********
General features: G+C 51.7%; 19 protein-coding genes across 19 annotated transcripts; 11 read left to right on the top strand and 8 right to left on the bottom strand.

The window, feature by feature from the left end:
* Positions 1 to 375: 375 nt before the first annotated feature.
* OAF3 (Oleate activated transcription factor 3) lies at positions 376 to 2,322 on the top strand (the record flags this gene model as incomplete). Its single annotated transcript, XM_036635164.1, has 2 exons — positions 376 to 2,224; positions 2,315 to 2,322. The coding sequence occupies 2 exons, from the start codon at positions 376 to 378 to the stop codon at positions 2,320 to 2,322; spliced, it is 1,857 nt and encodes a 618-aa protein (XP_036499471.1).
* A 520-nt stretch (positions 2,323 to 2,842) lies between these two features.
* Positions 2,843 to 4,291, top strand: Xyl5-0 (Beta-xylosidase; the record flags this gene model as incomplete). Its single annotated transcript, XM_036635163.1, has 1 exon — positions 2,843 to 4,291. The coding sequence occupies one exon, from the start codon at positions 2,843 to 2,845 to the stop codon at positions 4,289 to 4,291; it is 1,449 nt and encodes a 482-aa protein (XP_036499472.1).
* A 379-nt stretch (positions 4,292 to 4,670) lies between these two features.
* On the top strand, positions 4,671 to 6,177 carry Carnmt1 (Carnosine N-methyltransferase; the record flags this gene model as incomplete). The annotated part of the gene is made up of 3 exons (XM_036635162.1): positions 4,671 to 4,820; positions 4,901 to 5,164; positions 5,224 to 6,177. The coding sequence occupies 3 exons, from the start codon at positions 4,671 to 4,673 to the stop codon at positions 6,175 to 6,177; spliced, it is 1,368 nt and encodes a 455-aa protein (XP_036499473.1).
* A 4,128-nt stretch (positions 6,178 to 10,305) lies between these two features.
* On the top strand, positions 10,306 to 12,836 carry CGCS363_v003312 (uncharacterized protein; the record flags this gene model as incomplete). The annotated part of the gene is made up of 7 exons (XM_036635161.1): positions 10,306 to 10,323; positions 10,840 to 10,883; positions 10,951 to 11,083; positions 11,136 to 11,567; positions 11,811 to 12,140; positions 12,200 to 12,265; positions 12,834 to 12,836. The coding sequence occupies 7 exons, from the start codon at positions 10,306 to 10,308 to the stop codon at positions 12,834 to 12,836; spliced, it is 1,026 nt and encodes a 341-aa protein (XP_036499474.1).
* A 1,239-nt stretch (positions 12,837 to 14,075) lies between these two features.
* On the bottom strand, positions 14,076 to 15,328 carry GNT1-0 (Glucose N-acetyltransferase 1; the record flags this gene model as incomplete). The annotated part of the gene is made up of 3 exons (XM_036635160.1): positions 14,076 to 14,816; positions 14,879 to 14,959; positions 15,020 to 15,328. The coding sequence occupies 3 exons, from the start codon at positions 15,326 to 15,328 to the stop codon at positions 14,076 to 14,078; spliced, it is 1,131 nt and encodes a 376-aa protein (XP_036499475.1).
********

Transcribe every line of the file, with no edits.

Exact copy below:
General features: G+C 51.7%; 19 protein-coding genes across 19 annotated transcripts; 11 read left to right on the top strand and 8 right to left on the bottom strand.

The window, feature by feature from the left end:
* Positions 1 to 375: 375 nt before the first annotated feature.
* OAF3 (Oleate activated transcription factor 3) lies at positions 376 to 2,322 on the top strand (the record flags this gene model as incomplete). Its single annotated transcript, XM_036635164.1, has 2 exons — positions 376 to 2,224; positions 2,315 to 2,322. The coding sequence occupies 2 exons, from the start codon at positions 376 to 378 to the stop codon at positions 2,320 to 2,322; spliced, it is 1,857 nt and encodes a 618-aa protein (XP_036499471.1).
* A 520-nt stretch (positions 2,323 to 2,842) lies between these two features.
* Positions 2,843 to 4,291, top strand: Xyl5-0 (Beta-xylosidase; the record flags this gene model as incomplete). Its single annotated transcript, XM_036635163.1, has 1 exon — positions 2,843 to 4,291. The coding sequence occupies one exon, from the start codon at positions 2,843 to 2,845 to the stop codon at positions 4,289 to 4,291; it is 1,449 nt and encodes a 482-aa protein (XP_036499472.1).
* A 379-nt stretch (positions 4,292 to 4,670) lies between these two features.
* On the top strand, positions 4,671 to 6,177 carry Carnmt1 (Carnosine N-methyltransferase; the record flags this gene model as incomplete). The annotated part of the gene is made up of 3 exons (XM_036635162.1): positions 4,671 to 4,820; positions 4,901 to 5,164; positions 5,224 to 6,177. The coding sequence occupies 3 exons, from the start codon at positions 4,671 to 4,673 to the stop codon at positions 6,175 to 6,177; spliced, it is 1,368 nt and encodes a 455-aa protein (XP_036499473.1).
* A 4,128-nt stretch (positions 6,178 to 10,305) lies between these two features.
* On the top strand, positions 10,306 to 12,836 carry CGCS363_v003312 (uncharacterized protein; the record flags this gene model as incomplete). The annotated part of the gene is made up of 7 exons (XM_036635161.1): positions 10,306 to 10,323; positions 10,840 to 10,883; positions 10,951 to 11,083; positions 11,136 to 11,567; positions 11,811 to 12,140; positions 12,200 to 12,265; positions 12,834 to 12,836. The coding sequence occupies 7 exons, from the start codon at positions 10,306 to 10,308 to the stop codon at positions 12,834 to 12,836; spliced, it is 1,026 nt and encodes a 341-aa protein (XP_036499474.1).
* A 1,239-nt stretch (positions 12,837 to 14,075) lies between these two features.
* On the bottom strand, positions 14,076 to 15,328 carry GNT1-0 (Glucose N-acetyltransferase 1; the record flags this gene model as incomplete). The annotated part of the gene is made up of 3 exons (XM_036635160.1): positions 14,076 to 14,816; positions 14,879 to 14,959; positions 15,020 to 15,328. The coding sequence occupies 3 exons, from the start codon at positions 15,326 to 15,328 to the stop codon at positions 14,076 to 14,078; spliced, it is 1,131 nt and encodes a 376-aa protein (XP_036499475.1).